Now that we’ve established that everyone has a standard of perfection, the question has changed from, “Why does God expect perfection?” to, “Why does God expect the standard of perfection He does?”  The problem, then, has changed from disliking that God has a standard to disliking God’s specific standard.

There are two major problems people have with God’s standard:

  1. Why do we have to be 100% perfect to get into Heaven?

Examples of complaints:

  • “I think God is mean.”
  • “I don’t think God can’t seriously expect people to be perfect in this world we live in!”
  • “Mistakes are errors or miscalculations, not sin.”
  • “Mistakes are valuable, because we learn from them.  If they’ve valuable, they must be good.”
  • “I believe everybody makes mistakes.”
  • “I think God makes mistakes.”

2. What if I don’t like what God considers perfect?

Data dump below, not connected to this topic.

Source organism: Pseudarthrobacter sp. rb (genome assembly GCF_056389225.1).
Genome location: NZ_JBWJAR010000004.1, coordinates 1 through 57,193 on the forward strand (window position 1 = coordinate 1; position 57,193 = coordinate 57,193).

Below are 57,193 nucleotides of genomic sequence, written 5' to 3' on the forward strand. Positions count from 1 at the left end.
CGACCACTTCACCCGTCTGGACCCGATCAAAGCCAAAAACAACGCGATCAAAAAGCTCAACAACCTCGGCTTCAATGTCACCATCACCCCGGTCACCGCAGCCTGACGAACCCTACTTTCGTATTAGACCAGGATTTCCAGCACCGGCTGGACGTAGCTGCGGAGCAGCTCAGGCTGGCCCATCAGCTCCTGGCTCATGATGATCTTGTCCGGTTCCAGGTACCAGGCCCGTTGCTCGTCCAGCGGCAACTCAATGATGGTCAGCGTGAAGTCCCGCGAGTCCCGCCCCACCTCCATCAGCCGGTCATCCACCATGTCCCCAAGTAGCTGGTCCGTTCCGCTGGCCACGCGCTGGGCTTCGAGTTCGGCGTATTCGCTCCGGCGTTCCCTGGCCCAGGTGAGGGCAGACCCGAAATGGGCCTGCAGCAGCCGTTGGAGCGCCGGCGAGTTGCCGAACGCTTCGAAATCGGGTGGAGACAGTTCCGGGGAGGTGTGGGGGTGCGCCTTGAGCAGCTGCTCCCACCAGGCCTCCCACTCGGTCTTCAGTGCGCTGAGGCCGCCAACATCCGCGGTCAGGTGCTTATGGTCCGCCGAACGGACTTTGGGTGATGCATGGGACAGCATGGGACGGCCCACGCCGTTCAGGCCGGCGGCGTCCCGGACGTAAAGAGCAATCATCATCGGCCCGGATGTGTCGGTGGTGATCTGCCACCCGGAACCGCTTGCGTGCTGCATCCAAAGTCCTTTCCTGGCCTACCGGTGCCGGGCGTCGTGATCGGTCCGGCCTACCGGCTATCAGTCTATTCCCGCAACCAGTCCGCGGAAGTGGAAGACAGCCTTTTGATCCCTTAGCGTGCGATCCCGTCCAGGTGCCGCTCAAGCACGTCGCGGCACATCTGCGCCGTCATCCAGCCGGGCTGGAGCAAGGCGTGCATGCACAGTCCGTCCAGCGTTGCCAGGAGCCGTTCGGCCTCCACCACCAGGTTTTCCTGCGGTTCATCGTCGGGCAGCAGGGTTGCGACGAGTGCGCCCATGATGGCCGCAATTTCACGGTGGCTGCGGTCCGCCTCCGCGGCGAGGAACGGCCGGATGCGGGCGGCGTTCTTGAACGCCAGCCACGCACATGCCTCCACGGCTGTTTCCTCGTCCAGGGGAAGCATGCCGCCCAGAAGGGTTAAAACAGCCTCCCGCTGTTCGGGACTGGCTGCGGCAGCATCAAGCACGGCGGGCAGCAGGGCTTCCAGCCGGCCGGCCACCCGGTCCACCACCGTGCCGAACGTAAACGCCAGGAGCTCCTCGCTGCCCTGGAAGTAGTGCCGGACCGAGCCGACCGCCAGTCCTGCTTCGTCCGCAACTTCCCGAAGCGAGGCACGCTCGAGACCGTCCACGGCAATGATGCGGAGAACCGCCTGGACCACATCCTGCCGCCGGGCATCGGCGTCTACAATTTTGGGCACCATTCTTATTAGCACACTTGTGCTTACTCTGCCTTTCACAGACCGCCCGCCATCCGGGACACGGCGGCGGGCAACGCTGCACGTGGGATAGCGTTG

Examples of complaints:

  • “I think God is a bully.  I wouldn’t want to follow Him.”
  • “I think God is too harsh.”
  • “I think God is unfair.”
  • “I think God is inconsistent.”

We will take a look at both of these dilemmas in future blogs.

Published in: on February 1, 2011 at 11:56 am  Comments (1)  
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What If I Don’t Like God’s Values

If I don’t like the idea that I have been created by and serve a holy God, I won’t like His values, and if I don’t like His values you won’t like God.  I would be in a cycle that only ends in Hell.

If I look first at my values, and then we look to God and expect the same values from Him, I will find myself on a quest towards trying to defame of God.